I despise the sport of boxing, considering it (and its relatives) only a tiny step up from gladiator fights and therefore not fit for a civilized society. So films like Raging Bull, Rocky and Million Dollar Baby may be great films, but I have no interest in seeing them again. This is also why I have avoided watching The Fighter until now, despite feeling in my gut that it would be another great film. Well, that and the fact that I’ve never liked Mark Wahlberg and he had the starring role.
I still don’t like Wahlberg. In a film where the highlight is the incredible acting (and I am talking mindbogglingly good acting, well deserving of the Academy Awards two of them received), Wahlberg is the one disappointment, unconvincing as Micky Ward, the fighter trying one last time to make it big. Or maybe it is Ward that is unconvincing in the midst of an otherwise very dysfunctional family (his father notwithstanding).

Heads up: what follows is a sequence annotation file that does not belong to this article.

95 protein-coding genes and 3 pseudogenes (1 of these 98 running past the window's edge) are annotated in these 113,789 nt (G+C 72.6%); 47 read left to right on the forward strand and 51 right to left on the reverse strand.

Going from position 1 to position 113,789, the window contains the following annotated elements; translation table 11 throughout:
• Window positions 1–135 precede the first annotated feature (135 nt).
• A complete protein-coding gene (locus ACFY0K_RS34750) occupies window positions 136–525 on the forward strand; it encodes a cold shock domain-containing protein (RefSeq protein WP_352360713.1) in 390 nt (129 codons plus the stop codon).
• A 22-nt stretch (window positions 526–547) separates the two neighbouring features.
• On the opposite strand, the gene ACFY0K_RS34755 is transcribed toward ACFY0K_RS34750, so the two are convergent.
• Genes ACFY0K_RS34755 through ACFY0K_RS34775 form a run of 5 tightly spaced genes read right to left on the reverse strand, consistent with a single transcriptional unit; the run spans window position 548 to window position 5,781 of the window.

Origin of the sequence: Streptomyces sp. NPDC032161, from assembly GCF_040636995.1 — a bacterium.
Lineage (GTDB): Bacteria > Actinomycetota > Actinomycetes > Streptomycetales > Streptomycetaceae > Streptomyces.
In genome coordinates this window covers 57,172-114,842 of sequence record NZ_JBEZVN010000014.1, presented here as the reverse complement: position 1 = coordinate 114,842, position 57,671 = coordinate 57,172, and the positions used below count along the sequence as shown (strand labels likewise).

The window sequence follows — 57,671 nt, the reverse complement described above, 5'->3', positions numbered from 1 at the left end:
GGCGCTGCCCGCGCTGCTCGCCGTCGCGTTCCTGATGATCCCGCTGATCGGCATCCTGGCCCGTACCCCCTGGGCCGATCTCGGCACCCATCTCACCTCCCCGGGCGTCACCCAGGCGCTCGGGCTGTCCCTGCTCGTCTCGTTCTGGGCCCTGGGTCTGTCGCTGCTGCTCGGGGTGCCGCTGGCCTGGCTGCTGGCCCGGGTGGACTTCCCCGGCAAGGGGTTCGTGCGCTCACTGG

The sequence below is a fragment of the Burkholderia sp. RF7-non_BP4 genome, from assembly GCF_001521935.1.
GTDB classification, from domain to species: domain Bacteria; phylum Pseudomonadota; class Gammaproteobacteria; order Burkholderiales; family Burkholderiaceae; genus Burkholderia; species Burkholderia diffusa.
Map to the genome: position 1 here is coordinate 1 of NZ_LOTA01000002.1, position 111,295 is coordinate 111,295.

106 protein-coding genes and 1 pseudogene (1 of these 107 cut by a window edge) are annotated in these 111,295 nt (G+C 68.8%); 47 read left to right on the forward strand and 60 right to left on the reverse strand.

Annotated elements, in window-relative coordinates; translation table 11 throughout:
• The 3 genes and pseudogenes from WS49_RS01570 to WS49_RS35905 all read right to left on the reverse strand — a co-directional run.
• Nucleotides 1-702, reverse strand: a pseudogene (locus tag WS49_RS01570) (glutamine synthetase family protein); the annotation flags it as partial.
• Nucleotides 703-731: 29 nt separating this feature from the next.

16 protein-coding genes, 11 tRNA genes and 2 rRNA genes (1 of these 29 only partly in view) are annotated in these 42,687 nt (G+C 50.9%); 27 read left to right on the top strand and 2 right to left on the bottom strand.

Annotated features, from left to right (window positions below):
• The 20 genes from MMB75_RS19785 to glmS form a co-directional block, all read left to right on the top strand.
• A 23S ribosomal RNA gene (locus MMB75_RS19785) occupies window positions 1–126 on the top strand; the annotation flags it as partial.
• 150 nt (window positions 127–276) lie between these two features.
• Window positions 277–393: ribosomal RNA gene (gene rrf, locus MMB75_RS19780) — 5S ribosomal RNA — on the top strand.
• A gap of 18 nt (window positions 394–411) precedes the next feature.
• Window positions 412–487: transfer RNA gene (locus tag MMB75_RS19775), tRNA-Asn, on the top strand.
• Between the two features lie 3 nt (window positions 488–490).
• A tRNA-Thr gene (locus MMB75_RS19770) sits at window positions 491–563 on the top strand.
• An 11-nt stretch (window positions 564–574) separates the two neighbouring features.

If this film had been full of fights and all about boxing, I would have yawned (or grimaced) and given it three stars for the acting. But it was not. Instead, it was about Ward’s dysfunctional family relationships, focusing on his brother Dicky (Christian Bale, whose acting skills are amazing). Given that The Fighter is based on a true story and all these people are still around, I was very impressed by the honesty of the portrayals. Micky’s scary mother (awesome performance by Melissa Leo) and foulmouthed girlfriend (Amy Adams performing as well as we have come to expect) were very well-drawn characters and felt like the real thing. I was also impressed by the way this dysfunctional family was not taken to extremes, allowing for an inspiring and hopeful ending.
I was surprised by how much I appreciated the cinematography in The Fighter. For this kind of film, I expected grainy handheld camera work, but it mixed up its styles and was beautiful to watch.
The Fighter gets ***+ despite its subject matter. My mug is up.
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